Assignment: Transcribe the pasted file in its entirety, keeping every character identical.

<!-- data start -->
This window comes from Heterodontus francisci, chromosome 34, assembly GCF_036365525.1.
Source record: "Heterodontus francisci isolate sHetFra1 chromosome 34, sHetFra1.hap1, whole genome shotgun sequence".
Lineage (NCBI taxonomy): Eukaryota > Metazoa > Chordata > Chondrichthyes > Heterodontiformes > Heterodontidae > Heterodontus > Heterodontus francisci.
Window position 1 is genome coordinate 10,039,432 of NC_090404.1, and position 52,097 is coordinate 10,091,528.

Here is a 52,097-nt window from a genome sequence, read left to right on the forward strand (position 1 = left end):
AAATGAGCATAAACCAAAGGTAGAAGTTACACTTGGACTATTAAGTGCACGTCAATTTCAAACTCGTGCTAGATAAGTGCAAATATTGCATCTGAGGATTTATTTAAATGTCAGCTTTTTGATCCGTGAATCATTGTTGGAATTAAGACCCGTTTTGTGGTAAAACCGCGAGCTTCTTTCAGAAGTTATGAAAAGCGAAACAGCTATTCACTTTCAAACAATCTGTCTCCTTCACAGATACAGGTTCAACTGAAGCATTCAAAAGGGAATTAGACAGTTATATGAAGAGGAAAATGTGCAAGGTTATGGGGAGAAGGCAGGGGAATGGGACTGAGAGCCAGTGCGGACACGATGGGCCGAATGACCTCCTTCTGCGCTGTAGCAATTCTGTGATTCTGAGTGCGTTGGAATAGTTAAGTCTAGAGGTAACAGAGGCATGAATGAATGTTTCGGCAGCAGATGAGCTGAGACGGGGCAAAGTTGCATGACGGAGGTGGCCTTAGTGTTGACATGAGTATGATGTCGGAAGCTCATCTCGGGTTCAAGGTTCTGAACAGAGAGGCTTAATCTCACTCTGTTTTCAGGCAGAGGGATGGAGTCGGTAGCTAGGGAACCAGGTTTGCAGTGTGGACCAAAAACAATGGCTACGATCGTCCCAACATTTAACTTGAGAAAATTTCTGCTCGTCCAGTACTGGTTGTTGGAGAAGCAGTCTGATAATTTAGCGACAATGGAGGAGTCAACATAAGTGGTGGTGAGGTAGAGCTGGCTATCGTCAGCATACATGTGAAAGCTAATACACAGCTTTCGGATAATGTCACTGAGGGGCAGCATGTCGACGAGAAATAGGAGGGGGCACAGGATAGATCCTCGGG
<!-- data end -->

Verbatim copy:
This window comes from Heterodontus francisci, chromosome 34, assembly GCF_036365525.1.
Source record: "Heterodontus francisci isolate sHetFra1 chromosome 34, sHetFra1.hap1, whole genome shotgun sequence".
Lineage (NCBI taxonomy): Eukaryota > Metazoa > Chordata > Chondrichthyes > Heterodontiformes > Heterodontidae > Heterodontus > Heterodontus francisci.
Window position 1 is genome coordinate 10,039,432 of NC_090404.1, and position 52,097 is coordinate 10,091,528.

Here is a 52,097-nt window from a genome sequence, read left to right on the forward strand (position 1 = left end):
AAATGAGCATAAACCAAAGGTAGAAGTTACACTTGGACTATTAAGTGCACGTCAATTTCAAACTCGTGCTAGATAAGTGCAAATATTGCATCTGAGGATTTATTTAAATGTCAGCTTTTTGATCCGTGAATCATTGTTGGAATTAAGACCCGTTTTGTGGTAAAACCGCGAGCTTCTTTCAGAAGTTATGAAAAGCGAAACAGCTATTCACTTTCAAACAATCTGTCTCCTTCACAGATACAGGTTCAACTGAAGCATTCAAAAGGGAATTAGACAGTTATATGAAGAGGAAAATGTGCAAGGTTATGGGGAGAAGGCAGGGGAATGGGACTGAGAGCCAGTGCGGACACGATGGGCCGAATGACCTCCTTCTGCGCTGTAGCAATTCTGTGATTCTGAGTGCGTTGGAATAGTTAAGTCTAGAGGTAACAGAGGCATGAATGAATGTTTCGGCAGCAGATGAGCTGAGACGGGGCAAAGTTGCATGACGGAGGTGGCCTTAGTGTTGACATGAGTATGATGTCGGAAGCTCATCTCGGGTTCAAGGTTCTGAACAGAGAGGCTTAATCTCACTCTGTTTTCAGGCAGAGGGATGGAGTCGGTAGCTAGGGAACCAGGTTTGCAGTGTGGACCAAAAACAATGGCTACGATCGTCCCAACATTTAACTTGAGAAAATTTCTGCTCGTCCAGTACTGGTTGTTGGAGAAGCAGTCTGATAATTTAGCGACAATGGAGGAGTCAACATAAGTGGTGGTGAGGTAGAGCTGGCTATCGTCAGCATACATGTGAAAGCTAATACACAGCTTTCGGATAATGTCACTGAGGGGCAGCATGTCGACGAGAAATAGGAGGGGGCACAGGATAGATCCTCGGG